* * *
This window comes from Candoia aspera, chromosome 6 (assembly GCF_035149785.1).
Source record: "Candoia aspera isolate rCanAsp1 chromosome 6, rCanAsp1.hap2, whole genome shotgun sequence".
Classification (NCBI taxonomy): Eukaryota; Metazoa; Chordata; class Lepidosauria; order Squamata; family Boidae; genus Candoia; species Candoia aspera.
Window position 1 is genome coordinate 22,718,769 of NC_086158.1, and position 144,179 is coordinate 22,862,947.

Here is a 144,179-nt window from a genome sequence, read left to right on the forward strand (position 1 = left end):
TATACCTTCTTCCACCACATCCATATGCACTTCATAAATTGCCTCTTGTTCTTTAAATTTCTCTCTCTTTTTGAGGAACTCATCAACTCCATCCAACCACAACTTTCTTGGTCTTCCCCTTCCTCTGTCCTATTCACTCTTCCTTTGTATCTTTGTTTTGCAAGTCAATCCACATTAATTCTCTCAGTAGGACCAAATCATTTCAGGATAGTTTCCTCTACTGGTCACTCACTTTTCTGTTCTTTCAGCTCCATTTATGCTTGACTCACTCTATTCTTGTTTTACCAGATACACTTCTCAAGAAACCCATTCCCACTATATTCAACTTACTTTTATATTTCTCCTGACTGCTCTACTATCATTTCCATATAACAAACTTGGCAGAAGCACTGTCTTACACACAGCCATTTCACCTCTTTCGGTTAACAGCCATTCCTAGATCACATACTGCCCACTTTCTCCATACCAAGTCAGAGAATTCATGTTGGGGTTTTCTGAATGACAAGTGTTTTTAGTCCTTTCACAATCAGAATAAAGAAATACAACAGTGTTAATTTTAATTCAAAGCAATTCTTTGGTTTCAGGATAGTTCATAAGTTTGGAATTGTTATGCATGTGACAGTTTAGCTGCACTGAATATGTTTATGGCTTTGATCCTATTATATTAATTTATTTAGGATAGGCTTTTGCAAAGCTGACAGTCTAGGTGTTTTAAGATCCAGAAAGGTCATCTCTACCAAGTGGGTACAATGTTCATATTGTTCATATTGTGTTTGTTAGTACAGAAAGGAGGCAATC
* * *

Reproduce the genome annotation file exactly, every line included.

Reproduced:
This window comes from Candoia aspera, chromosome 6 (assembly GCF_035149785.1).
Source record: "Candoia aspera isolate rCanAsp1 chromosome 6, rCanAsp1.hap2, whole genome shotgun sequence".
Classification (NCBI taxonomy): Eukaryota; Metazoa; Chordata; class Lepidosauria; order Squamata; family Boidae; genus Candoia; species Candoia aspera.
Window position 1 is genome coordinate 22,718,769 of NC_086158.1, and position 144,179 is coordinate 22,862,947.

Here is a 144,179-nt window from a genome sequence, read left to right on the forward strand (position 1 = left end):
TATACCTTCTTCCACCACATCCATATGCACTTCATAAATTGCCTCTTGTTCTTTAAATTTCTCTCTCTTTTTGAGGAACTCATCAACTCCATCCAACCACAACTTTCTTGGTCTTCCCCTTCCTCTGTCCTATTCACTCTTCCTTTGTATCTTTGTTTTGCAAGTCAATCCACATTAATTCTCTCAGTAGGACCAAATCATTTCAGGATAGTTTCCTCTACTGGTCACTCACTTTTCTGTTCTTTCAGCTCCATTTATGCTTGACTCACTCTATTCTTGTTTTACCAGATACACTTCTCAAGAAACCCATTCCCACTATATTCAACTTACTTTTATATTTCTCCTGACTGCTCTACTATCATTTCCATATAACAAACTTGGCAGAAGCACTGTCTTACACACAGCCATTTCACCTCTTTCGGTTAACAGCCATTCCTAGATCACATACTGCCCACTTTCTCCATACCAAGTCAGAGAATTCATGTTGGGGTTTTCTGAATGACAAGTGTTTTTAGTCCTTTCACAATCAGAATAAAGAAATACAACAGTGTTAATTTTAATTCAAAGCAATTCTTTGGTTTCAGGATAGTTCATAAGTTTGGAATTGTTATGCATGTGACAGTTTAGCTGCACTGAATATGTTTATGGCTTTGATCCTATTATATTAATTTATTTAGGATAGGCTTTTGCAAAGCTGACAGTCTAGGTGTTTTAAGATCCAGAAAGGTCATCTCTACCAAGTGGGTACAATGTTCATATTGTTCATATTGTGTTTGTTAGTACAGAAAGGAGGCAATC